Diogenes The Dog
96 Rodney Road, SE17 1BG
WLC Rank : 96
Glass from : £ 5 (125 ml)
With the eye of his designer girlfriend, Paolina, Sunny Hodge transformed a former ‘national front affiliated boozer’ nearish to Elephant & Castle into a pared down, almost ecclesiastical coffee, tea and wine bar, where a small altar to wine rather than traditional bar counter peeps through plants trickling down exposed gutters and stirrup-like strict looking wine racks which he learned to weld together.
Formerly the assistant manager of Margot, though never forced to wear a bow tie, Hodge aims for pristine service minus formality. His wines, all of which are available by the glass and to take away, are an eccentric statement against identikit lists predominating elsewhere in the capital, which might take in sinewy, creamy Texan Malbec produced in the vicinity of Buddy Holly’s birthplace and an impeccable Solaris, as sweet as angels tears from Poland. Indeed, Eastern Europe strongly features. ‘There’s lot’s going on post Communism, but no one’s looking,’ he laments.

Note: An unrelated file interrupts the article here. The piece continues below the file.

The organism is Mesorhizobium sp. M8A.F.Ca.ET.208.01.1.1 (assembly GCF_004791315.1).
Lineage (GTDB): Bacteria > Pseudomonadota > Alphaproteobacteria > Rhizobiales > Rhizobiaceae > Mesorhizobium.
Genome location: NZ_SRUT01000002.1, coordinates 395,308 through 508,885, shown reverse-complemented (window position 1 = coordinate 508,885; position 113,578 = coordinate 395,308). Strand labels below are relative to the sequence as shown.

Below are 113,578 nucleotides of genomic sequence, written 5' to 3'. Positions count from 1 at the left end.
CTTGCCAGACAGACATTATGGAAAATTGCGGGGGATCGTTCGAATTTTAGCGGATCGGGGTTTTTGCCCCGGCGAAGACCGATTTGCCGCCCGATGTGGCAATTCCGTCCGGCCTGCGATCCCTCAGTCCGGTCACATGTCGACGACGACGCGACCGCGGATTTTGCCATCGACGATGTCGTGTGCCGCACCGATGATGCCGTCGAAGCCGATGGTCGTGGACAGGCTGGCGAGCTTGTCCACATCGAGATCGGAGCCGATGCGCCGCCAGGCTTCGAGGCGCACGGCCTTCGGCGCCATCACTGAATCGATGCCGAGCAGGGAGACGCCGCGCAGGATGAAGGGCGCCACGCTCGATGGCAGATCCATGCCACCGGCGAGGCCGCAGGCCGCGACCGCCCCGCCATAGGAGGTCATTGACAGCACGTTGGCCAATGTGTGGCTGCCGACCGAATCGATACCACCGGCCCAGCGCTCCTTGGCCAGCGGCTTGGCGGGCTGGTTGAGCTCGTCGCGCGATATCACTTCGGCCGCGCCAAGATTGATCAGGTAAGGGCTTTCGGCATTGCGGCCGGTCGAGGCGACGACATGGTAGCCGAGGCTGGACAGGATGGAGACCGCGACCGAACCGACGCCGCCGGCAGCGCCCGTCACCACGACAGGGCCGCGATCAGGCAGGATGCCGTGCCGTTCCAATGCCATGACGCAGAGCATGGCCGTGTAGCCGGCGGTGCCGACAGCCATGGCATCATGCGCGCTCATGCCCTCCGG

Don’t cross the hatch to the cellar expecting a flute of Grande Marque Champagne or fluffy Prosecco; instead, try the ‘insanely good’ family made Phermento Lambrusco or biodynamic Monmouthshire fizz from Ancre Hill. Similarly, anyone angling for a pale pink on a dewy spring day will instead have their hand held as they’re diverted into a crab apple scented orange wine fermented on its leaves from Moravia.
An isolated location, monastic décor and to the uninitiated, unfamiliar wine selection could see such a venue fail were it not for Hodge’s enthusiasm and the genuinely clean tasting wines he has collected, often acting as importer.
Come for Blues on Tuesday, incidentally, and be sure to indulge in a ‘Boozy Cheeseboard’ featuring Ubriaco Amarone, and ‘Drunken Meats’ such as cider n’ seaweed salami.
Why the name? Hodge, who also authored ‘Stray Pavements’, is prone to philosophical moments, and takes positive inspiration from father of cynicism, Diogenes. ‘Diogenes the Dog was one of the founders of the philosophy of Cynicism, and it is with this inquisitive nature we approach our wines.’
By Douglas Blyde.
Photos by Daniel Ogulewicz.